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Claude Von Stroke - Don't Call Me A Purist (DJ)

Author: Jonty Skrufff
Friday, 19 October 2007
Us minimal maestro Claude Von Stroke chatted to Skrufff this week and revealed that he's more confident in the studio than on the dancefloor.

"I'm definitely a producer first. I love DJing, of course, but when I'm in the studio I always feel I'm doing exactly what I want, whereas with the DJing, I know I could be better," he admitted.

"There are definitely better DJs out there than me, but production-wise, I feel like I can compete with the best. I also feel like I am not a 'purist' DJ. I like to feature particular tracks in my sets and therefore I don't always build a journey the same way other DJs do.

"I would rather feature all the best tracks I can find which isn't always as smooth as a DJ who just wants to be pure and take the crowd on a specific type of journey. This often requires playing some filler tracks or even beat tools to get you from one point to the other and I can't stand playing any filler tracks," he explained.

The US-based producer and Dirtybirds label chief first cracked the UK club scene with his remix of Fedde Le Grande's 'Put Your Hands Up' for Detroit and his own tracks 'The Whistler' and 'Who's Afraid Of Detroit-' to his own evident delight.

"Truthfully, London and the UK are my bread and butter for touring," Von Stroke confirmed.

"I would be nowhere without the massive support I get from the UK and I really appreciate the dedication of the fans and just how well I've been treated over there.

"London is really a special place for DJs and I have made some really great friends there," he added.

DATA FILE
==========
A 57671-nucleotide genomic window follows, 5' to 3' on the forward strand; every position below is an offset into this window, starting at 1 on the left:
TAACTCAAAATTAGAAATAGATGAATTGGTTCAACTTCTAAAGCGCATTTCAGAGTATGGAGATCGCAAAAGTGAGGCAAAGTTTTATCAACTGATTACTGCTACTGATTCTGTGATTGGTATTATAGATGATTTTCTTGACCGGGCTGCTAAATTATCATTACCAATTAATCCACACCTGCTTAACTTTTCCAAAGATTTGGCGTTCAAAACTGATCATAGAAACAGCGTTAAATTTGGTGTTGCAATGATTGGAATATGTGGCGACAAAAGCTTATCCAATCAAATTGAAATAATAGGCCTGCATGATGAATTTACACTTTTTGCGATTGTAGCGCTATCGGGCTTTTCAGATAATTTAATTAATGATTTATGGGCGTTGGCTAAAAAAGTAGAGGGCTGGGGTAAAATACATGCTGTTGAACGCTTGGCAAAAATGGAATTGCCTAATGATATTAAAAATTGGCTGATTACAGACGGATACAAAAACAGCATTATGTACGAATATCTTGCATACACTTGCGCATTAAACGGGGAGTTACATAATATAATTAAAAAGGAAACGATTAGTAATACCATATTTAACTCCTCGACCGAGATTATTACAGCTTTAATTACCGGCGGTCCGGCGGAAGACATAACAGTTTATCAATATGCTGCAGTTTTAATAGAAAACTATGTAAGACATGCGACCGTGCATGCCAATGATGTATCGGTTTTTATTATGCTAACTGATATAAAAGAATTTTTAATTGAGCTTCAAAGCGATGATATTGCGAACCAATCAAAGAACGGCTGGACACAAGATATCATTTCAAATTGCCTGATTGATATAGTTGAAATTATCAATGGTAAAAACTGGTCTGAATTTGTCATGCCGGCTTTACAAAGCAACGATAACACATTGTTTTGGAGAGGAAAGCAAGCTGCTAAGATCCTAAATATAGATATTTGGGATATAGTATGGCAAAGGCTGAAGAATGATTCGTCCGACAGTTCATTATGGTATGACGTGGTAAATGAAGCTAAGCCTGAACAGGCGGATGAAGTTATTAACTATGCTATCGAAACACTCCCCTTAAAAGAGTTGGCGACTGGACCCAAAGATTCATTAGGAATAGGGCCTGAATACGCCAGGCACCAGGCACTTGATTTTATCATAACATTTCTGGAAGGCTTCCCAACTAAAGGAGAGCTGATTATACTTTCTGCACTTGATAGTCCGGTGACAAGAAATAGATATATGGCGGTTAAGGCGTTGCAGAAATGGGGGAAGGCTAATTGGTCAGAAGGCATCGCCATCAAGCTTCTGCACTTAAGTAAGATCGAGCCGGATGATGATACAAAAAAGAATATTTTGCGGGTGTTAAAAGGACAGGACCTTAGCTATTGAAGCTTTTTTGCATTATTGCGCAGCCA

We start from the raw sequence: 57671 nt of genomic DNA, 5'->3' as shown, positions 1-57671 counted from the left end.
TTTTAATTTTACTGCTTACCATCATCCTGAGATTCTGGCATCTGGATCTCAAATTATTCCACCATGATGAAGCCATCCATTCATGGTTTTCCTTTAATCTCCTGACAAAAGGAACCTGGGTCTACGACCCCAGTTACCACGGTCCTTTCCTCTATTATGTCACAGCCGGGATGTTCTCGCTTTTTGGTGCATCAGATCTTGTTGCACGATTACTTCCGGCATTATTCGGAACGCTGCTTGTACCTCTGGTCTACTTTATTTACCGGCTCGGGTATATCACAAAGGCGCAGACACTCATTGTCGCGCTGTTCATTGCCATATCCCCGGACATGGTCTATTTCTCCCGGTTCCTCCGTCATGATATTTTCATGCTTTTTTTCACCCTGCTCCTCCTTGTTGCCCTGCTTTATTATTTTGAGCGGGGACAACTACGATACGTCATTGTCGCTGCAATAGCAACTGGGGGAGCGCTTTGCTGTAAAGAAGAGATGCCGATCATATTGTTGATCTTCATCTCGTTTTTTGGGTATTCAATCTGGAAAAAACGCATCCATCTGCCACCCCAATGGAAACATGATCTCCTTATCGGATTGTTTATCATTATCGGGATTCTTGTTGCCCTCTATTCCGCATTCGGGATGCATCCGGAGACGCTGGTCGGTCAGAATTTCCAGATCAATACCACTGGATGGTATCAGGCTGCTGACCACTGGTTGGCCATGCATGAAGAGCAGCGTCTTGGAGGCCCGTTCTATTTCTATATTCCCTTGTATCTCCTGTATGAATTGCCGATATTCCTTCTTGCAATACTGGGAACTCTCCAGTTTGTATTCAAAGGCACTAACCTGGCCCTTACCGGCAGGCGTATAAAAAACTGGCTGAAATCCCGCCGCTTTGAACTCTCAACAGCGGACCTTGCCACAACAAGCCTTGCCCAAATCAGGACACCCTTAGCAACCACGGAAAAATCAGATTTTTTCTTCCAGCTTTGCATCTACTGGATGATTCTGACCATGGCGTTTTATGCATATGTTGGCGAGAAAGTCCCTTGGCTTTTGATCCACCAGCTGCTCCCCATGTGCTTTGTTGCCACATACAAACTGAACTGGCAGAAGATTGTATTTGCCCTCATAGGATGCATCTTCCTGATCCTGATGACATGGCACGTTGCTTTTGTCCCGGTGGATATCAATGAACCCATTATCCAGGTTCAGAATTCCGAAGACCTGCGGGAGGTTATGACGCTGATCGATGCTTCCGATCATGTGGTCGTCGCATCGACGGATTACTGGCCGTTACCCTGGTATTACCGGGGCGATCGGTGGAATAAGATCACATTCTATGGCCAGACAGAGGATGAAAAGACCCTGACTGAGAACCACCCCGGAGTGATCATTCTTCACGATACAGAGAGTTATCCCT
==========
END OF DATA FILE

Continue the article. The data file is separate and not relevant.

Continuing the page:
Spinning at London's Cross next weekend - for the Wonky House Halloween Extravaganza - Von Stroke admitted he's unlikely to dress up ('I usually look like a slob in a dirtybird t-shirt and some jeans') or perform DJ Tiesto-style Jesus Christ poses for his adoring fans.

"I dance around a little in the booth but I'm not known for going bananas like that, though sometimes the crowd needs a little kick in the ass, so I'll give a yell and start clapping and stuff like that.

"On the other hand, going mad on every single breakdown when no one is even feeling it in the crowd is really very lame and should be discouraged (except for good laughs)," he laughed.

Christened Barclay Crenshaw, he also shed light on his peculiarly aristocratic DJ name, which he insisted implied no royal connections.

"My friends and I were sitting around thinking of funny minimal techno DJ names and that one stuck out. The next week one of my friends put Claude Von Stroke on her birthday party flyer and it stuck forever," he revealed.

"And no...I don't know if Princess Diana was murdered. Sorry."
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